By Will Hall, Baptist Message executive editor
ALEXANDRIA, La. (LBM) – Rejection of the Black Lives Matter movement by high profile black sports figures has shed light on the Marxist doctrine underpinning the organization.
The movement is tied to violent attacks in U.S. cities, which have overshadowed the protests against injustice after the killing of George Floyd by Minneapolis policeman Derek Chauvin, who pinned his knee against Floyd’s neck during an investigation into an alleged attempt to spend counterfeit money.
Retired NFL pro bowl defensive end Marcellus Wiley, now an analyst with Fox Sports 1, rejected the move by the NBA to paint “Black Lives Matter” on its courts, pointing to the BLM mission statement which contains goals to “dismantle the patriarchy practice” (dismissing men as heads of homes) and “disrupt the Western prescribed nuclear family structure” (an attack against intact biological families).
Meanwhile, in a video posted on his Twitter account retired NFL pro bowl running back Herschel Walker declared that the Black Lives Matter movement “does not represent me.” He also blamed Democrats for the plight of African Americans, and decried the nightly violence that has continued in some cities for more than two months.
“My mom always said, ‘When things get dark, if you’re still out, you’re gonna be in trouble,'” Walker said. “If they’re not in their house at 8 o’clock, they should be arrested unless you got a very, very good excuse for being out.”
These objections to the Black Lives Matter have shined a light on the Marxist doctrine espoused in the organization’s mission statement, an ideology that is in plain view on the group’s website as well as in comments by one of the movement’s co-founder.
BlackLivesMatter.com describes the movement as a “political home” and proclaims the principles and goals of the group in 15 “we” statements that promote homosexuality and transsexualism as well as push the notion of “’villages’ that collectively care for one another” as a form of family:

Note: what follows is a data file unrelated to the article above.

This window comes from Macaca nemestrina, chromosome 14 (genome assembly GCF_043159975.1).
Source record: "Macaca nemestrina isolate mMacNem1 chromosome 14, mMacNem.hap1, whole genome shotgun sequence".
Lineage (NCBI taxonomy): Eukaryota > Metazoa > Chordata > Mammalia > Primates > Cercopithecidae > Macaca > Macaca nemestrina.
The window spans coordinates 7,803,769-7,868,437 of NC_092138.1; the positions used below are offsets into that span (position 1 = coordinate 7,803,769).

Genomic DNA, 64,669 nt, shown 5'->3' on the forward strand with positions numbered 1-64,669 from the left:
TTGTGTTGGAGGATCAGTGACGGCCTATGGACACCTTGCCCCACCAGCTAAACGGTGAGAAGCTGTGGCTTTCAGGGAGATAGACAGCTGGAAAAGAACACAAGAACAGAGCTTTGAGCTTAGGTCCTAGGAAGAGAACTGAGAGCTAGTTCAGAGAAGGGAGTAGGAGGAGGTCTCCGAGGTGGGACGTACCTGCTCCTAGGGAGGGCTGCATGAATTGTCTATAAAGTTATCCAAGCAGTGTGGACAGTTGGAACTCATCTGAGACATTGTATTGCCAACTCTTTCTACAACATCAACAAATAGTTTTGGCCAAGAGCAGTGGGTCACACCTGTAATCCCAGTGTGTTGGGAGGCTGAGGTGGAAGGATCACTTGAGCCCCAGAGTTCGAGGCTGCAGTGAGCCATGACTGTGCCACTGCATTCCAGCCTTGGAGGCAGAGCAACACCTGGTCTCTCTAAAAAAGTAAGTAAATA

“We acknowledge, respect, and celebrate differences and commonalities.
“We work vigorously for freedom and justice for Black people and, by extension, all people.
“We intentionally build and nurture a beloved community that is bonded together through a beautiful struggle that is restorative, not depleting.
“We are unapologetically Black in our positioning. In affirming that Black Lives Matter, we need not qualify our position. To love and desire freedom and justice for ourselves is a prerequisite for wanting the same for others.
“We see ourselves as part of the global Black family, and we are aware of the different ways we are impacted or privileged as Black people who exist in different parts of the world.
“We are guided by the fact that all Black lives matter, regardless of actual or perceived sexual identity, gender identity, gender expression, economic status, ability, disability, religious beliefs or disbeliefs, immigration status, or location.
“We make space for transgender brothers and sisters to participate and lead.
“We are self-reflexive and do the work required to dismantle cisgender privilege and uplift Black trans folk, especially Black trans women who continue to be disproportionately impacted by trans-antagonistic violence.
“We build a space that affirms Black women and is free from sexism, misogyny, and environments in which men are centered.
“We practice empathy. We engage comrades with the intent to learn about and connect with their contexts.
“We make our spaces family-friendly and enable parents to fully participate with their children. We dismantle the patriarchal practice that requires mothers to work “double shifts” so that they can mother in private even as they participate in public justice work.
“We disrupt the Western-prescribed nuclear family structure requirement by supporting each other as extended families and “villages” that collectively care for one another, especially our children, to the degree that mothers, parents, and children are comfortable.
“We foster a queer‐affirming network. When we gather, we do so with the intention of freeing ourselves from the tight grip of heteronormative thinking, or rather, the belief that all in the world are heterosexual (unless s/he or they disclose otherwise).
“We cultivate an intergenerational and communal network free from ageism. We believe that all people, regardless of age, show up with the capacity to lead and learn.
“We embody and practice justice, liberation, and peace in our engagements with one another.”
In a 2015 interview with Jared Ball of the Real News Network, Black Lives Matter co-founder Patrisse Cullors described herself and fellow co-founder Alisa Garza as “trained Marxists” who are “are super-versed on, sort of, ideological theories.”
“I think that what we really tried to do is build a movement that could be utilized by many, many black folk,” she explained.
Moreover, according to Axios.com, Cullors is moving beyond a voluntary model for organizing to now orchestrating the forced adoption of the Black Lives Matter political agenda into the platform of presidential candidate Joe Biden.
During a July 27 virtual committee meeting for the Democratic National Convention, Cullors, who is a Bernie Sanders supporter, called for “sea changes our movement recommended for the 2020 Democratic platform.” Among the changes she is seeking is a plank in the party platform advocating for the BREATHE Act, which includes defunding the police.